Using Cocaine and Prescription Opiates at a Young Age

Troubles of Addiction and Drugs Precede Her

Kelsey may have been predisposed to addiction even at birth. Her parents struggled with substance abuse, which always raises the chances for a child to also experience addiction. She was born with Alcohol Fetal Syndrome and was physically dependent on Methamphetamine. Luckily, her grandparents adopted Kelsey and she had a loving home to grow up in.

Early Trauma and Greif Lead to Drugs

Tragically, at just eleven years old, Kelsey discovered her beloved grandfather dead. Finding the dead body of someone you love is a traumatic experience for anyone, especially for a child, and it deeply affected Kelsey.

Her grandfather’s death left Kelsey utterly heartbroken and she sought comfort in drugs. She tried smoking weed, but it made her feel paranoid and she didn’t like it very much. When she moved on to try Cocaine, though, she loved how it made her feel. She was only twelve years old and at that impressionable age, addiction started to settle in.

Eventually, the adults in Kelsey’s life were noticing changes in her and became worried. She wasn’t sleeping enough and was getting nosebleeds all the time. She stopped using Cocaine for a while, but she didn’t forget how it made her feel.

Prescription Opiates Enter the Picture

Even though she ended her Cocaine use, Kelsey continued to dabble with drugs. She experimented with Bath Salts and psychedelic drugs like Mushrooms. It didn’t take her very long to be introduced to prescription Opiates, and she liked the results.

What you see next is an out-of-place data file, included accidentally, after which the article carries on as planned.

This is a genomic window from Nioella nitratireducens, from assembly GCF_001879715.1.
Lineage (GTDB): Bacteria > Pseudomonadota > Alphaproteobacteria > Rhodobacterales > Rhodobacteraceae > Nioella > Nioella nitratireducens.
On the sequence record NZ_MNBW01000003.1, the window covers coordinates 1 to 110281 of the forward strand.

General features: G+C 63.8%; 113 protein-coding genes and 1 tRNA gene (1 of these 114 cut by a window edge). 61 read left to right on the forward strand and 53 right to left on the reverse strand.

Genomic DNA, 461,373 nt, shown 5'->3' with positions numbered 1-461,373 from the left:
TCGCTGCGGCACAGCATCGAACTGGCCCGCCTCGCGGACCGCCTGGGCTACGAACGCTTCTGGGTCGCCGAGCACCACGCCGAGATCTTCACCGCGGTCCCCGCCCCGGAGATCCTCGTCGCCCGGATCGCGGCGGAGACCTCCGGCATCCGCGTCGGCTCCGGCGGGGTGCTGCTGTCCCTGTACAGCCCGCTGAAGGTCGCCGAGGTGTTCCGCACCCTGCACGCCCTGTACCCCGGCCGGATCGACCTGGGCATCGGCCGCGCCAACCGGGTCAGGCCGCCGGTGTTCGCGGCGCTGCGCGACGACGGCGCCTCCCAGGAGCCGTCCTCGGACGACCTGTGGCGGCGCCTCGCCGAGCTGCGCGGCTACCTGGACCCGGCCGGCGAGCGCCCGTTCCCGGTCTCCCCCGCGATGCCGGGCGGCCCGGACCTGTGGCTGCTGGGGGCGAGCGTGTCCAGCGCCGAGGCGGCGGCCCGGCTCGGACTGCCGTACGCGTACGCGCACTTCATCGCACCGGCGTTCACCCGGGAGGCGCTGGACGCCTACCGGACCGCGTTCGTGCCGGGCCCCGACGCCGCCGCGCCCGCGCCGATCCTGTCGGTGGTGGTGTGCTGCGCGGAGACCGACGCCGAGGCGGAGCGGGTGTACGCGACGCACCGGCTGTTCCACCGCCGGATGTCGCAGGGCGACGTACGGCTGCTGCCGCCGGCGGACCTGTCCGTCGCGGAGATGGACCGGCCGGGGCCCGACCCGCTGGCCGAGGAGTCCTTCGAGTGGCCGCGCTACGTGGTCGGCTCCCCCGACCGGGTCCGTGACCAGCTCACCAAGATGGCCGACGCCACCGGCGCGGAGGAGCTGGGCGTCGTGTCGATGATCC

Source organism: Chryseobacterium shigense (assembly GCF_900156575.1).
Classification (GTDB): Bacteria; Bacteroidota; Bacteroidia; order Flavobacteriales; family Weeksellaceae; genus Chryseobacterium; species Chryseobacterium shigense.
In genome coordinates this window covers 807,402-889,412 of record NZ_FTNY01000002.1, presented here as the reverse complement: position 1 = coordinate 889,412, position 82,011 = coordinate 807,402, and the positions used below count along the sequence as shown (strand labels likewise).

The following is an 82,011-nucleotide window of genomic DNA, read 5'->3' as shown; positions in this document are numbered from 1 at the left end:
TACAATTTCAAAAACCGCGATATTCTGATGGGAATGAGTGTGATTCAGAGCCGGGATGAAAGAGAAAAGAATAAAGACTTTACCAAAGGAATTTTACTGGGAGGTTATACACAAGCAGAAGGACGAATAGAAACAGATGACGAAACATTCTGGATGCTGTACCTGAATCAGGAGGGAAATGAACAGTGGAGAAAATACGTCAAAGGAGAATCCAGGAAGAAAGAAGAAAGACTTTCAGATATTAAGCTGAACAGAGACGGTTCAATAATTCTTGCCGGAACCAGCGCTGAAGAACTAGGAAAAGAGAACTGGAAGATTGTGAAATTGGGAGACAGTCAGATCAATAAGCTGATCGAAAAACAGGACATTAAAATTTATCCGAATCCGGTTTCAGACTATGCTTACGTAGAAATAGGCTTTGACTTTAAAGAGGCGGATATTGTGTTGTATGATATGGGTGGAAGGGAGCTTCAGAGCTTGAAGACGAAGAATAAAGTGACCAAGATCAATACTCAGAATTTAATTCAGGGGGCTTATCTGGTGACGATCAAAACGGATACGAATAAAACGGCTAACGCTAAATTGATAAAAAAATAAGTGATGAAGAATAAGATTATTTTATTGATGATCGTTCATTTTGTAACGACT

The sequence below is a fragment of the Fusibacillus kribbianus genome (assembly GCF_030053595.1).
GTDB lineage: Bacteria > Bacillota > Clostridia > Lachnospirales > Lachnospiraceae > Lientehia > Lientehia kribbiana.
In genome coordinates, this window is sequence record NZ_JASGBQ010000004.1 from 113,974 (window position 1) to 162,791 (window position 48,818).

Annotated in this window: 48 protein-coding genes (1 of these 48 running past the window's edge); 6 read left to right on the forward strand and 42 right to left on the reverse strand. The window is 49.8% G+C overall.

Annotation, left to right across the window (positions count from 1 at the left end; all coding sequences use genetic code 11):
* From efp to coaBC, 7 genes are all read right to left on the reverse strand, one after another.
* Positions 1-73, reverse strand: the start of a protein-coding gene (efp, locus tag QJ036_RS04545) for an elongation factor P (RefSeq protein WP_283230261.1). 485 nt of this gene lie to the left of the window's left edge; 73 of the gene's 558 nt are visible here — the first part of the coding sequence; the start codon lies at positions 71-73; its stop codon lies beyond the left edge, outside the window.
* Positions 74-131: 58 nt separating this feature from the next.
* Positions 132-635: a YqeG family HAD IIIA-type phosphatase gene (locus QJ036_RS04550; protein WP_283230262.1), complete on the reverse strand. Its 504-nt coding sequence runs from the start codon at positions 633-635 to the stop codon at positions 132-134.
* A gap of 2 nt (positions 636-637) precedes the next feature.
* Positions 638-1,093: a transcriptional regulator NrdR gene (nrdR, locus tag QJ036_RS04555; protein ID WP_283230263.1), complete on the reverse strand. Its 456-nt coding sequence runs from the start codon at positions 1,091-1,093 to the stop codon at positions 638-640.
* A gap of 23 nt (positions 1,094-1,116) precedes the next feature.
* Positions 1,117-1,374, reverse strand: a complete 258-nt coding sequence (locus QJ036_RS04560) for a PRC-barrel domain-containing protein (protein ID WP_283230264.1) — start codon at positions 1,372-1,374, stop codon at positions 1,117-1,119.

The way Opiates made her feel was just like the feeling Cocaine had given her—it filled the void she felt.

At this point, Kelsey was still just a teenager, but addiction started to consume her. She was lying about being sick to get Morphine, stealing pills from her mom, and mixing Opiates with Alcohol.

She wanted to quit, but she couldn’t manage it. Struggling constantly to get her next fix, she spiraled into depression and desolation. Eventually, she decided that the only way out would be suicide.

Kelsey planned to take her own life, but thankfully she never followed through.

Life Changes in Recovery

Then Kelsey met a guy in recovery. At first, she didn’t want anything to do with him because he was sober, but they wound up dating instead. She realized that she couldn’t go on the way she was, so she listened to him and did what he said.

Kelsey went to an intensive outpatient rehab and she listened to the people there. She took their suggestions, found the steps, and a mentor.

After about 30 days, Kelsey really started to fly as she saw her life begin to change. It wasn’t easy to get where she is today, but she did it.

Anyone can get clean and sober with the right treatment and support. If you feel like your only options are to keep using drugs or death, there is another way. Call (866) 578-7471 to get the help you need, and watch your life change for the better.

  1. I’m glad Kelsey is doing good. It’s important for addicts to know that life CAN get better. Are her and the guy she met in rehab still together do you know? Just curious how that works out meeting another ex addict.

  2. So sorry for Kelsey grandfather loss. Her life could have been much better if not for the loss. It is the parents responsibility to take care of their wards in a proper way and avoid strong drugs during pregnancy because of it residual effect on the fetus.

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